"[T]he defendant in an SEC civil proceeding who, with knowledge of a pending criminal inquiry, enters into a consent order explicitly recognizing the absence of any bar to criminal proceedings arising out of the same conduct, cannot subsequently advance that civil disposition, even accompanied by monetary sanctions, as the basis for a claim of double jeopardy."
Id. at 1127 (emphasis added). The problem with the Government's reliance on Marcus Schloss is that there is no evidence in the record before us that Appellants had knowledge of any pending criminal proceedings or inquiries. Based on the record, we hold that the Waiver Provision's protection of the Government's right and authority to bring further actions does not operate as a valid waiver by Appellants of the double jeopardy defense. The most that can be said in view of the introductory words "Respondents understand" is that they could be sued.
The remaining issue on appeal is whether the district court correctly held that Appellants were not entitled to double jeopardy protection because both the nonparticipation and the money sanctions were not punishment. The standard of review of this issue is also de novo. United States v. Sasser, 974 F.2d 1544, 1549 (10th Cir.).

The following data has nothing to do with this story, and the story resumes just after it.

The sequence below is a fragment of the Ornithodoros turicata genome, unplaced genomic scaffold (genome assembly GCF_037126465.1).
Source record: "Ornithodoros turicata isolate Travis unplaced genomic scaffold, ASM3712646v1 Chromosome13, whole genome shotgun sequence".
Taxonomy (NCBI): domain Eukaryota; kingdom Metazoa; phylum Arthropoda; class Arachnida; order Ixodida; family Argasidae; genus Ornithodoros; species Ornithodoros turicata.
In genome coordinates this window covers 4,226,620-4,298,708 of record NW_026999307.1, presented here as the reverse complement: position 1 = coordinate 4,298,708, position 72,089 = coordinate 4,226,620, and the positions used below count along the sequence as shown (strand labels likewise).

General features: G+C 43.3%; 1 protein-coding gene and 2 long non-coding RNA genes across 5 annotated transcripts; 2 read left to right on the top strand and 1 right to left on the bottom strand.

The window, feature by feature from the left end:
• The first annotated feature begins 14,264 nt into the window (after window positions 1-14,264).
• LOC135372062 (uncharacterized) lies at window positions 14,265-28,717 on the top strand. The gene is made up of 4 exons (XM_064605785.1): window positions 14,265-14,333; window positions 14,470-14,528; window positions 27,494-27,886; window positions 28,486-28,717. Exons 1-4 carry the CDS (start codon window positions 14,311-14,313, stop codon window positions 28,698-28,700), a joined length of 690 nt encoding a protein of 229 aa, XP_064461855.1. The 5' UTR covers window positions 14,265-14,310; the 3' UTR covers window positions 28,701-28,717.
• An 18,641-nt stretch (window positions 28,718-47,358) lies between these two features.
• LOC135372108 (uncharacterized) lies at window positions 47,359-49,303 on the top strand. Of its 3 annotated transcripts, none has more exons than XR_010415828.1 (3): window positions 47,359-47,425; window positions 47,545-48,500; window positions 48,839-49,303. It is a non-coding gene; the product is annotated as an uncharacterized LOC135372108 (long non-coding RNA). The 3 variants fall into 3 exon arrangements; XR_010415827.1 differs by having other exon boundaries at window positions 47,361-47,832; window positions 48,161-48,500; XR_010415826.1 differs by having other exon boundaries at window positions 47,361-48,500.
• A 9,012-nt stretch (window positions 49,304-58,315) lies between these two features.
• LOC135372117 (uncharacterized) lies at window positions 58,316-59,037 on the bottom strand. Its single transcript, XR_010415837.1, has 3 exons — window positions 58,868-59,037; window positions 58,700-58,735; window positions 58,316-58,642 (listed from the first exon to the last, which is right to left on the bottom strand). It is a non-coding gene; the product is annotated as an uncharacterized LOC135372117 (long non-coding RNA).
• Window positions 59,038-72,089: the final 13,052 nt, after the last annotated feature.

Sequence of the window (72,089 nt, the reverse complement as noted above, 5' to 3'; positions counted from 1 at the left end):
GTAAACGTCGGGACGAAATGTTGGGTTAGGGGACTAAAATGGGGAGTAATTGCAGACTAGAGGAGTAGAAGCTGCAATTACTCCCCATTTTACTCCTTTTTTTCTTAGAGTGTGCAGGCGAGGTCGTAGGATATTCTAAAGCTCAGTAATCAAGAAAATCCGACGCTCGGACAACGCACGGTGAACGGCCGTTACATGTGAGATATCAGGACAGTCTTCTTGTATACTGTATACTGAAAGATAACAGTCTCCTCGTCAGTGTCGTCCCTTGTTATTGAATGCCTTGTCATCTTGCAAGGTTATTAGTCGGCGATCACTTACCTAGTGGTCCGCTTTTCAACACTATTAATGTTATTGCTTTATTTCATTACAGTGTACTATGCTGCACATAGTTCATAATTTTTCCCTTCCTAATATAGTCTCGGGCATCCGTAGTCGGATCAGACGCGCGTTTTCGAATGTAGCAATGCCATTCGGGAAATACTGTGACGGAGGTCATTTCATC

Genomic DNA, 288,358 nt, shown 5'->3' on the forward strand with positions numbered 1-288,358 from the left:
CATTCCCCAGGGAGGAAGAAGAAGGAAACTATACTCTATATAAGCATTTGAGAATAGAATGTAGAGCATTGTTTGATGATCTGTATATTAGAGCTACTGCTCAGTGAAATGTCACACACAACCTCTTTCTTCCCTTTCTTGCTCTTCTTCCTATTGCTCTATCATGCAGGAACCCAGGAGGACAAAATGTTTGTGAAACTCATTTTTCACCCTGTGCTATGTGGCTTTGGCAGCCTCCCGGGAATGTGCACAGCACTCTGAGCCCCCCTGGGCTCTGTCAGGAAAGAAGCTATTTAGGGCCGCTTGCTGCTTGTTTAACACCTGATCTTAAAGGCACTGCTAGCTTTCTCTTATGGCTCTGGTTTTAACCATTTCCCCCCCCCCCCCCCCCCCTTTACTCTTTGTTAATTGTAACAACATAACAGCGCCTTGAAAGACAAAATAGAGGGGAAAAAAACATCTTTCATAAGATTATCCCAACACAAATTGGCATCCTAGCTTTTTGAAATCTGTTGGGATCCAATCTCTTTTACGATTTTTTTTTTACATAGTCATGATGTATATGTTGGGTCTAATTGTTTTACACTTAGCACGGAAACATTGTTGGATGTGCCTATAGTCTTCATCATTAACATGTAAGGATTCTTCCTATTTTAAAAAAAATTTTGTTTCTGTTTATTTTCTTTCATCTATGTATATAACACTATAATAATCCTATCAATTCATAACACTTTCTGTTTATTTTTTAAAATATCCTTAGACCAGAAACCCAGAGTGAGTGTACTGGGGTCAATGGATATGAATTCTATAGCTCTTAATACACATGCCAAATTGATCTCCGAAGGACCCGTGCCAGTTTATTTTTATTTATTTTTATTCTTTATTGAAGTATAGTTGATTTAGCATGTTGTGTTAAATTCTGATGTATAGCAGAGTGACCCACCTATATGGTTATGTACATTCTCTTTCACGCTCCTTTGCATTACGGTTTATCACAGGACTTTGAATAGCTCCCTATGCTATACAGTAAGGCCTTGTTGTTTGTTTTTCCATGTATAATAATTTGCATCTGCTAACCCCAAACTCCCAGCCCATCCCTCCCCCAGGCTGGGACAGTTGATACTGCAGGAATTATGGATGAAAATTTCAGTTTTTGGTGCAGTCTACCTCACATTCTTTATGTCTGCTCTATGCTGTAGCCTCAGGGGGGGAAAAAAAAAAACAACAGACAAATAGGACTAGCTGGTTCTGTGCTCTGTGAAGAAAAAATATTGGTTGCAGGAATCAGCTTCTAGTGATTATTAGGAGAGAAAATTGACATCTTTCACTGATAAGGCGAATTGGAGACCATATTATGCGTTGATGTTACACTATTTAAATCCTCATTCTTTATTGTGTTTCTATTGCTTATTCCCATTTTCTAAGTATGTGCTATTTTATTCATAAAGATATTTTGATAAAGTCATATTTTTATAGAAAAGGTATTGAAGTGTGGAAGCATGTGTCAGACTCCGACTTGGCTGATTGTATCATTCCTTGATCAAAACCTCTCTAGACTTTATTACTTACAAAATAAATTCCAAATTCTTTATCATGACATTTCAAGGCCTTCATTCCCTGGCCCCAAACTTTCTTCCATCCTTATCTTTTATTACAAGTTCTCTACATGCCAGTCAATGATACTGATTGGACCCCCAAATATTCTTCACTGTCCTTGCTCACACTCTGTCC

In addressing the parties' arguments relating to the punitive nature of the civil sanctions imposed, the district court correctly relied on the Supreme Court's decision in United States v. Halper, 490 U.S. 435, 109 S.Ct. 1892, 104 L.Ed.2d 487. As in Halper, we are concerned with the Double Jeopardy Clause's protection against multiple punishments for the same offense. Because it is indisputable that the pending criminal indictment seeks to punish the Appellants, we must determine whether the sanctions imposed pursuant to the Consent Order were "punishment" for purposes of double jeopardy analysis. The Court in Halper stated:
"that in determining whether a particular civil sanction constitutes criminal punishment, it is the purposes actually served by the sanction in question, not the underlying nature of the proceeding giving rise to the sanction, that must be evaluated."
Halper, 490 U.S. at 447 n. 7, 109 S.Ct. at 1901 n. 7.
"To that end, the determination whether a given civil sanction constitutes punishment in the relevant sense requires a particularized assessment of the penalty imposed and the purposes that the penalty may fairly be said to serve....
"... We have recognized in other contexts that punishment serves the twin aims of retribution and deterrence.... [I]t follows that a civil sanction that cannot fairly be said solely to serve a remedial purpose, but rather can only be explained as also serving either retributive or deterrent purposes, is punishment, as we have come to understand the term.... We therefore hold that under the Double Jeopardy Clause a defendant who already has been punished in a criminal prosecution may not be subjected to an additional civil sanction to the extent that the second sanction may not fairly be characterized as remedial, but only as a deterrent or retribution."
Id. at 448-49, 109 S.Ct. at 1902 (citations omitted).